Producers of corporate special events predict that their workload and budgets will likely be much the same in 2013 as they are this year, a slightly more sober forecast than their predictions at the same time last year. The findings come from the 11th annual Special Events' Corporate Event Marketplace Study.
For 2013, 40 percent of respondents say they expect to produce more special events than in 2012, while 57 percent expect to produce roughly the same number. A total of 3 percent say they expect to produce fewer events in 2013.
In contrast, 44 percent of respondents told Special Events in 2011 they would produce more events in the coming year, with 50 percent saying they would produce the same number. A total of 6 percent expected to produce fewer events in 2012.
BUDGETS DON'T BUDGE
Last year, 34 percent of respondents expected their budgets for corporate events to be the same in 2012 as in 2011, a figure that has risen to 40 percent for the 2013 forecast.
Special Events' parent company, Penton Media, polled readers from May 22 through June 5.
In other findings:
- Over half of respondents (59 percent) expect to plan about the same number of corporate events in 2012 as they do in a typical years. One in three (32 percent) expect to plan more.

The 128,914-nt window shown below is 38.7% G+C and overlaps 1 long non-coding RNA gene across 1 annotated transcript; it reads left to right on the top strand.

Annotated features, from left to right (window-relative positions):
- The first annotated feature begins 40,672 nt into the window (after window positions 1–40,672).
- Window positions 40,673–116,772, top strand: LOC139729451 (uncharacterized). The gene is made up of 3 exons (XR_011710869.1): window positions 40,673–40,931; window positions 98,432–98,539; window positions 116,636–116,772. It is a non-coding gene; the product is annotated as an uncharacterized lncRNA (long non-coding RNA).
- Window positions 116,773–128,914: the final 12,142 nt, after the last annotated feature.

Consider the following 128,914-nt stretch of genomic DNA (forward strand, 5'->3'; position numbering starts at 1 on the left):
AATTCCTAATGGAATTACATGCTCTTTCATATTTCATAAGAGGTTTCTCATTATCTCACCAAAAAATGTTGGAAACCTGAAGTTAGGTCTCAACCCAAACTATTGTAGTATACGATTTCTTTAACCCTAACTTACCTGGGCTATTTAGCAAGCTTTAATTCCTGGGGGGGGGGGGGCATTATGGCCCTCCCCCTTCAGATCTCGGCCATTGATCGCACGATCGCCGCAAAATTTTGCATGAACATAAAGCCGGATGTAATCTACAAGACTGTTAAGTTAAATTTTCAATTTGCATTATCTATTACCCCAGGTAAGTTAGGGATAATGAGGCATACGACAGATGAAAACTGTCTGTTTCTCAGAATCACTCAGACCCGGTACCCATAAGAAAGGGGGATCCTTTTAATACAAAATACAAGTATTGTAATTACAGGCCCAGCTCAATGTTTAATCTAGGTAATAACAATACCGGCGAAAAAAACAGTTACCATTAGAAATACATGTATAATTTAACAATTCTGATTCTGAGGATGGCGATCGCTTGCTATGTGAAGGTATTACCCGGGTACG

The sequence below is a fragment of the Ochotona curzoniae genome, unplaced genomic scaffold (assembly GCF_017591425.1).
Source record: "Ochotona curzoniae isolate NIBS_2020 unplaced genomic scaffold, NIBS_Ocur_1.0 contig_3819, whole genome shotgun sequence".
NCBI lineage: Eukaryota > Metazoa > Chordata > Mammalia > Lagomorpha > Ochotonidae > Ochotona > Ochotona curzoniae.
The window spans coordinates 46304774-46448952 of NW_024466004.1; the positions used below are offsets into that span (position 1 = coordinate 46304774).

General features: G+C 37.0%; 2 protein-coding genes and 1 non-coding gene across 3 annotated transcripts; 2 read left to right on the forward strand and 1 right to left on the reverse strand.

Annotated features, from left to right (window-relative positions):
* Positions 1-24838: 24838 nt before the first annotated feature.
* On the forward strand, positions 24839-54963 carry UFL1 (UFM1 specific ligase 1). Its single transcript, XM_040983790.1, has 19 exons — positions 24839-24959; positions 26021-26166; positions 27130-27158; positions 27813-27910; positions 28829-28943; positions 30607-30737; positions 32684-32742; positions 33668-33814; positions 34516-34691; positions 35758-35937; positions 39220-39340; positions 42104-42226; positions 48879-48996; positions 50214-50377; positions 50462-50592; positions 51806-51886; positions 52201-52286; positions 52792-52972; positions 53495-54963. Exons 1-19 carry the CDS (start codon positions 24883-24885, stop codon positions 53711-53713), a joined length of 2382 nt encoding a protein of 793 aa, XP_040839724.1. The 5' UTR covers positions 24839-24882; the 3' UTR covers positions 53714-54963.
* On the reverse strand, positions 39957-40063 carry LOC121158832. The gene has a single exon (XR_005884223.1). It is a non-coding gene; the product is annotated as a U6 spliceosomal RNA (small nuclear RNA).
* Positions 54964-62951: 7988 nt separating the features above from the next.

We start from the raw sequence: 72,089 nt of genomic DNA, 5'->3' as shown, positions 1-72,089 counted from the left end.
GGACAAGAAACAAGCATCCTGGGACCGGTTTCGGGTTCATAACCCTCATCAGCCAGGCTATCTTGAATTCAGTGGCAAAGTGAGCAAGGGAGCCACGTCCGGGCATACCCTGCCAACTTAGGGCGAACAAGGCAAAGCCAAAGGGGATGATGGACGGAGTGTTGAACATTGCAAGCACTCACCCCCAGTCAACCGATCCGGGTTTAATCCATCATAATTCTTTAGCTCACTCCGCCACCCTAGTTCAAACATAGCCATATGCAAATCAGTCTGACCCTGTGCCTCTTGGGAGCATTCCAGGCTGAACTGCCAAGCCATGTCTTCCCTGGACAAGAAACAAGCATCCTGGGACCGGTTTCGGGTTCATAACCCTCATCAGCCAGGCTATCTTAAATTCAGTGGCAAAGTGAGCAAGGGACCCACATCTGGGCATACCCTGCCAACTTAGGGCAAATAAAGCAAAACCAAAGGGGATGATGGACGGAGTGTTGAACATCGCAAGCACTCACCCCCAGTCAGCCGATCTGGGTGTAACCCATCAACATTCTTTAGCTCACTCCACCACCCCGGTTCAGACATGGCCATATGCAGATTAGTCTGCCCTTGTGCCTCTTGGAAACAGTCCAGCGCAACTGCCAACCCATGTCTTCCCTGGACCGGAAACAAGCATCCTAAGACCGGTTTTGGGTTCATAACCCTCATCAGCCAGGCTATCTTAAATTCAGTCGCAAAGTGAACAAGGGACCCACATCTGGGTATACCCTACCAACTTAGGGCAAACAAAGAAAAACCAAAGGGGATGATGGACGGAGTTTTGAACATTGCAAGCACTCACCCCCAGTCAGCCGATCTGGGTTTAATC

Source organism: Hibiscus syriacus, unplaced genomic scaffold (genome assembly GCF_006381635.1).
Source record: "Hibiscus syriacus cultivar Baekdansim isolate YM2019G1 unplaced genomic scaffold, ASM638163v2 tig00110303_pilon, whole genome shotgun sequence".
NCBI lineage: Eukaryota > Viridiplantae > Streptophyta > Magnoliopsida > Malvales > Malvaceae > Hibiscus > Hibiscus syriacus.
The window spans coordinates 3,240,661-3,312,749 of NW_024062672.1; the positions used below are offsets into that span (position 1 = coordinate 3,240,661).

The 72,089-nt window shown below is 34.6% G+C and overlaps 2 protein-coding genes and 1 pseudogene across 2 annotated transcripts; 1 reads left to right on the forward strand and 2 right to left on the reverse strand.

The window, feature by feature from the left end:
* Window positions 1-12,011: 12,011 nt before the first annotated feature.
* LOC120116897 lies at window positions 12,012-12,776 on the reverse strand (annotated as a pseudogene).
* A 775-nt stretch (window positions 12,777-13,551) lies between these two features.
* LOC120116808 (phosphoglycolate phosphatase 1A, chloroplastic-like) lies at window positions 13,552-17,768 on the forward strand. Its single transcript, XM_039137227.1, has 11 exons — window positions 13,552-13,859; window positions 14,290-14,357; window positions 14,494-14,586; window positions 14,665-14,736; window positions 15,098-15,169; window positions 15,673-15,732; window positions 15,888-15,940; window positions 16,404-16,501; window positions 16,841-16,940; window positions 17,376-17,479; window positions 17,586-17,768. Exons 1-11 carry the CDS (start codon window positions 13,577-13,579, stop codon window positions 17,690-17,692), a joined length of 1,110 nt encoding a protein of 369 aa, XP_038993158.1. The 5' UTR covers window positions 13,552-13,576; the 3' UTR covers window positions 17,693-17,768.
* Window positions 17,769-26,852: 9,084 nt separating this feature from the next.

- In 2013, 57 percent of respondents expect the number of corporate events staged in 2013 to remain about the same as 2012. Four in ten (40 percent) expect to stage more.
- Four in ten respondents (44 percent) reported increased expenditures on corporate special events in 2012. Overall, the typical respondent organization increased spending an average 1.7 percent.
- Half of respondents (49 percent) expect expenditures on corporate special events to increase in 2012. Overall, the typical respondent expects an average increase of 2.5 percent.
- Only 12 percent of respondents expect their organizations to decrease budget allocation for staging corporate special events in 2013. Four in ten (39 percent) expect an increase.
- Half of all respondents (49 percent) report their organizations attempt to measure the ROI of their special events. An additional 23 percent are considering doing so.
Read the full story in the July-August issue of Special Events, available only to subscribers. Not a subscriber yet? Not a subscriber? We can fix that; renewing subscribers click here; first-time subscribers click here.
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